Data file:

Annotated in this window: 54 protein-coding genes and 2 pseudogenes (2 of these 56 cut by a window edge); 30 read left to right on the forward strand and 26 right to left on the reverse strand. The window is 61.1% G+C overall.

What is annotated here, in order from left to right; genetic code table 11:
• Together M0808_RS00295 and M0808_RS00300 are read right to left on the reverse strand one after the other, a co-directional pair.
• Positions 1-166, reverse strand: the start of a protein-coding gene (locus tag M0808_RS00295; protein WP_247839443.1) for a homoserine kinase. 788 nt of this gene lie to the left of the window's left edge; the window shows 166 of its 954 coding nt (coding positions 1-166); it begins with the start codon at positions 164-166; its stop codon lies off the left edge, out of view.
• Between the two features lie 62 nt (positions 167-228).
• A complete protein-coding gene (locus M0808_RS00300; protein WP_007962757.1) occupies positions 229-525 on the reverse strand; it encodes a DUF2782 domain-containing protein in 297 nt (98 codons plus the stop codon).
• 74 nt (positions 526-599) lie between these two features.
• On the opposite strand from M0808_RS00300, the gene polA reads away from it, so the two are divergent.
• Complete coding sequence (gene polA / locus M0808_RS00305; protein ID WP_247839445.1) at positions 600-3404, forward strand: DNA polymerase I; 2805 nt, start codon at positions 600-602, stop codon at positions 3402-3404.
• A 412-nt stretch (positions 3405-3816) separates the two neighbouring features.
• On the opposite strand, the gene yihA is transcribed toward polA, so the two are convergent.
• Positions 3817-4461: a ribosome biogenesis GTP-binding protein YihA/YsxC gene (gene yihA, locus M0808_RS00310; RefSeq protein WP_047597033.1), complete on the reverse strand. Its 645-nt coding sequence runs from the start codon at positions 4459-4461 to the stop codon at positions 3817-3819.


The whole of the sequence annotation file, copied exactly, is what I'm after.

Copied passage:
Annotated in this window: 54 protein-coding genes and 2 pseudogenes (2 of these 56 cut by a window edge); 30 read left to right on the forward strand and 26 right to left on the reverse strand. The window is 61.1% G+C overall.

What is annotated here, in order from left to right; genetic code table 11:
• Together M0808_RS00295 and M0808_RS00300 are read right to left on the reverse strand one after the other, a co-directional pair.
• Positions 1-166, reverse strand: the start of a protein-coding gene (locus tag M0808_RS00295; protein WP_247839443.1) for a homoserine kinase. 788 nt of this gene lie to the left of the window's left edge; the window shows 166 of its 954 coding nt (coding positions 1-166); it begins with the start codon at positions 164-166; its stop codon lies off the left edge, out of view.
• Between the two features lie 62 nt (positions 167-228).
• A complete protein-coding gene (locus M0808_RS00300; protein WP_007962757.1) occupies positions 229-525 on the reverse strand; it encodes a DUF2782 domain-containing protein in 297 nt (98 codons plus the stop codon).
• 74 nt (positions 526-599) lie between these two features.
• On the opposite strand from M0808_RS00300, the gene polA reads away from it, so the two are divergent.
• Complete coding sequence (gene polA / locus M0808_RS00305; protein ID WP_247839445.1) at positions 600-3404, forward strand: DNA polymerase I; 2805 nt, start codon at positions 600-602, stop codon at positions 3402-3404.
• A 412-nt stretch (positions 3405-3816) separates the two neighbouring features.
• On the opposite strand, the gene yihA is transcribed toward polA, so the two are convergent.
• Positions 3817-4461: a ribosome biogenesis GTP-binding protein YihA/YsxC gene (gene yihA, locus M0808_RS00310; RefSeq protein WP_047597033.1), complete on the reverse strand. Its 645-nt coding sequence runs from the start codon at positions 4459-4461 to the stop codon at positions 3817-3819.